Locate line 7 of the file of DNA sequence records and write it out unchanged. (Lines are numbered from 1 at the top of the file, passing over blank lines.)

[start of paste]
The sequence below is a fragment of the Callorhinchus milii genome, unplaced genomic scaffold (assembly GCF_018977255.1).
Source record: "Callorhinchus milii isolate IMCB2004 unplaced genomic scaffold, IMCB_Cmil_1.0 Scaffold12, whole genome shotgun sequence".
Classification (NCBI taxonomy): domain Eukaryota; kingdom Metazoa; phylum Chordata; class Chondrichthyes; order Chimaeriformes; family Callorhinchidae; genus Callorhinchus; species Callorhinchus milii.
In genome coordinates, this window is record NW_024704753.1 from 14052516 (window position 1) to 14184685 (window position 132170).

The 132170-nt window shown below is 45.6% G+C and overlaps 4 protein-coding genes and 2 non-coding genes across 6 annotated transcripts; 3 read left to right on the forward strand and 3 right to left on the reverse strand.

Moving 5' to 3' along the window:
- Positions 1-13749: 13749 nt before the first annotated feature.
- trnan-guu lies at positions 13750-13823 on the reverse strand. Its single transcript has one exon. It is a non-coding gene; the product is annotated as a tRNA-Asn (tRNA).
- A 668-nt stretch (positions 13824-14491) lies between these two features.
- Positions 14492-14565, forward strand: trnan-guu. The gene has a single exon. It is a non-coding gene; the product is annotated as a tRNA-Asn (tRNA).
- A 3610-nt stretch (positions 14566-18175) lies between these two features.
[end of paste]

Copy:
- Positions 1-13749: 13749 nt before the first annotated feature.